After this, the tour continues on a tangent. We were led to Al Samadi Sweets, one of the longest standing Lebanese baklava shops in the UAE for their sugar syrup filo pastry and nut confections, and coffee infused with cardamon (gahwa – a traditional drink of hospitality in the Arabian Gulf – a very weak coffee when accustomed to much stronger brews) which you expect at the end of the tour as the finale and not smack in the middle of it. If you are a long-term resident in the UAE, or a fan of baklava, you will know of Al Samadi and can be assured of their good quality products. However, having now just had two lots of desserts, it put the old appetite front on a complete halt. We can only suggest that these 2 stops be left until the very end as they are literally just around the corner from the next couple of restaurants on the tour and easy to get back to.

Next up was a stop at Farooj Al Shami, a Syrian restaurant with dining room tables and chairs set up upstairs for large meal gatherings where we tried a very mediocre and flimsy chicken shawarma (which they are apparently popularly known for). We each got served a half to try. These resembled more a half filled wrap­­ – I’ve had plenty of more plausible and tastier shawarma variants from smaller eateries around town, I’m still waiting to find ‘the one’. Shawarmas from my local neighbourhood Seashell restaurant are far more memorable. If you are old school when it comes to your shawarmas, you will ask them to skip the fries in yours – a modern take I never grew into. The fries soak up all the tasty juices, changing the consistency completely.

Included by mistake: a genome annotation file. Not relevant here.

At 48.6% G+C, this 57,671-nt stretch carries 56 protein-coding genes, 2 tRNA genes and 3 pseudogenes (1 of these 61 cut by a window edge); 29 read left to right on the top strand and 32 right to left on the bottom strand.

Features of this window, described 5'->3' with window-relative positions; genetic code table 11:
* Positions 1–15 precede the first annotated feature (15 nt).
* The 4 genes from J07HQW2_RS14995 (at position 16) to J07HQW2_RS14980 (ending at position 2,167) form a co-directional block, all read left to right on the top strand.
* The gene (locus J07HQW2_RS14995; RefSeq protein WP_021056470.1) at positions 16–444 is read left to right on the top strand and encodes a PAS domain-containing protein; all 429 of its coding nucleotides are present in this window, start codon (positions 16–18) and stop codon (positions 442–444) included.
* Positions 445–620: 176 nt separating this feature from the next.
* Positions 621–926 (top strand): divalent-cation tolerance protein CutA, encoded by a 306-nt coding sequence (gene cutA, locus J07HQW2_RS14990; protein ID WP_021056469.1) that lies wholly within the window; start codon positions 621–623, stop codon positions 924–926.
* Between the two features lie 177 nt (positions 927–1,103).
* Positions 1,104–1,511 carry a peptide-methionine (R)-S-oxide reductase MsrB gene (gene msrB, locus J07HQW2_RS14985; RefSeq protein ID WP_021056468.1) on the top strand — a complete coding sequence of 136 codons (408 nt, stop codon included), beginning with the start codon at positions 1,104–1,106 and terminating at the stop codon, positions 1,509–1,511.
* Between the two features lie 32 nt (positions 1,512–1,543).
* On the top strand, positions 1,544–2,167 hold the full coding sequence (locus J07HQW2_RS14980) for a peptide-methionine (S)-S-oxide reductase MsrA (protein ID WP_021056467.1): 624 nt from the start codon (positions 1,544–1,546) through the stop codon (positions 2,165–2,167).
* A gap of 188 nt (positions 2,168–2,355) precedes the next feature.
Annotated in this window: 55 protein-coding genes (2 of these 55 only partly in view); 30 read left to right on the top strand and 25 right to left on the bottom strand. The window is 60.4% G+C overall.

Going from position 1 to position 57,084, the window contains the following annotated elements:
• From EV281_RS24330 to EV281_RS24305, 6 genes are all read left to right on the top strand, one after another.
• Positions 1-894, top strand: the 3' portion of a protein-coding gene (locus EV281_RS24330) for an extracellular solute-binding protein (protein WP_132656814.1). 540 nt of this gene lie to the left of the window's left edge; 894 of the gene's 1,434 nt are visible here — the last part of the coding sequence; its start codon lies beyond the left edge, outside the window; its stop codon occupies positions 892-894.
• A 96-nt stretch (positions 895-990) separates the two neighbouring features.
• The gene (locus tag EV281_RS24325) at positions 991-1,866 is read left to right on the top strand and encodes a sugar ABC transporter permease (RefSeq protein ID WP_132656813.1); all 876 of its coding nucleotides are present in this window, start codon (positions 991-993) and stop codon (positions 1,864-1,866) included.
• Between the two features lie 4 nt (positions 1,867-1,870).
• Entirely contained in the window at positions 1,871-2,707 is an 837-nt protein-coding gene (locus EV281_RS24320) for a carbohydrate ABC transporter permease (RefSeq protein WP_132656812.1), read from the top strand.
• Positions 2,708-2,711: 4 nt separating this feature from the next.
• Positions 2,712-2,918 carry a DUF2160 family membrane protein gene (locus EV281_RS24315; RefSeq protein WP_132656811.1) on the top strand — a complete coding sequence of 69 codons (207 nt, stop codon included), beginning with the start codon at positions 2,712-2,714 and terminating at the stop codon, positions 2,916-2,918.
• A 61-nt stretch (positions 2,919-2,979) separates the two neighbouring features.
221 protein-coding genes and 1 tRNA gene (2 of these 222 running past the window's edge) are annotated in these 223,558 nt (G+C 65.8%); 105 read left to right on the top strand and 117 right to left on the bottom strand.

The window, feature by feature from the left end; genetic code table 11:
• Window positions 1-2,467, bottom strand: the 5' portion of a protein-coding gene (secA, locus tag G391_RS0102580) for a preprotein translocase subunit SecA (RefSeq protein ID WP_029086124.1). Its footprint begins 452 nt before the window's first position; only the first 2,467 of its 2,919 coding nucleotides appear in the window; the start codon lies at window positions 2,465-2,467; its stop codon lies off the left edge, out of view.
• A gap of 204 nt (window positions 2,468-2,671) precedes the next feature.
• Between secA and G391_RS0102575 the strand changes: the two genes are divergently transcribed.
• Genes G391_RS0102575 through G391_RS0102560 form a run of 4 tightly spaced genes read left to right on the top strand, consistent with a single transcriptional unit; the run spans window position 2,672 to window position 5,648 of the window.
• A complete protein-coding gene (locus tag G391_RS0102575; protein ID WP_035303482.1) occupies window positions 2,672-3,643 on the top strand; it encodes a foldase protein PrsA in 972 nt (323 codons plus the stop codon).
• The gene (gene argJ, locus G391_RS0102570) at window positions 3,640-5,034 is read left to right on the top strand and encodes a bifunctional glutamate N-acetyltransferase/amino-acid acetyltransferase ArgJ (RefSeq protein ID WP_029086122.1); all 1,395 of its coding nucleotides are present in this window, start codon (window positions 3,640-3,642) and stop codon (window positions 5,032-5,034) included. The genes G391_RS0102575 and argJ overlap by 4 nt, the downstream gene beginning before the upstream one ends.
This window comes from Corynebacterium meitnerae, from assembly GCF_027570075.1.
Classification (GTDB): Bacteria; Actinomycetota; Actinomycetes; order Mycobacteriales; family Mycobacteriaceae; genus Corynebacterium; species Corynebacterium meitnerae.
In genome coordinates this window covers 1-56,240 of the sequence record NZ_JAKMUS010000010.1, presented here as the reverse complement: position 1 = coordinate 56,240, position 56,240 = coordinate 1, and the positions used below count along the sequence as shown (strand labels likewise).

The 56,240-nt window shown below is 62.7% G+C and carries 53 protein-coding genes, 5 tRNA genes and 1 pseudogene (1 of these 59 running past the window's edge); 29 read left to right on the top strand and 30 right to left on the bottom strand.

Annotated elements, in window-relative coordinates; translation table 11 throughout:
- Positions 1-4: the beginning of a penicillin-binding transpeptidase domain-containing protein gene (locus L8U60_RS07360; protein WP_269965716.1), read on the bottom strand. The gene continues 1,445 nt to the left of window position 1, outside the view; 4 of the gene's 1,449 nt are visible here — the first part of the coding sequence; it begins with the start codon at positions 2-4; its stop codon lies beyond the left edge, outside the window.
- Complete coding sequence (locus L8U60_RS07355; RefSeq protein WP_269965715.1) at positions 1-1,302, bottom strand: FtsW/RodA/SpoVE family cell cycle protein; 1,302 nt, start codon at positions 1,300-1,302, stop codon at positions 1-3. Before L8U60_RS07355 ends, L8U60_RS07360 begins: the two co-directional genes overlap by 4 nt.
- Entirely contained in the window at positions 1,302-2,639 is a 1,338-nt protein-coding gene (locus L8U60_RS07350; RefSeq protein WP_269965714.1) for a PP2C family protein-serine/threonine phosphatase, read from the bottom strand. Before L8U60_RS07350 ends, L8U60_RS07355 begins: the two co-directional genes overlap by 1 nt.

Chicken Shawarma

I had been looking forward to trying the grilled kibbeh in the hope they would make up for the shawarma fail, but with only being given a quarter to share between 4 of us (hence there is no photo of these), it completely failed to impress, despite its enticing description of “wonderfully smoked crust filled with a sweet-sour-savoury filling of minced meat, onions, baharat and pomegranate seeds”, there wasn’t much to try.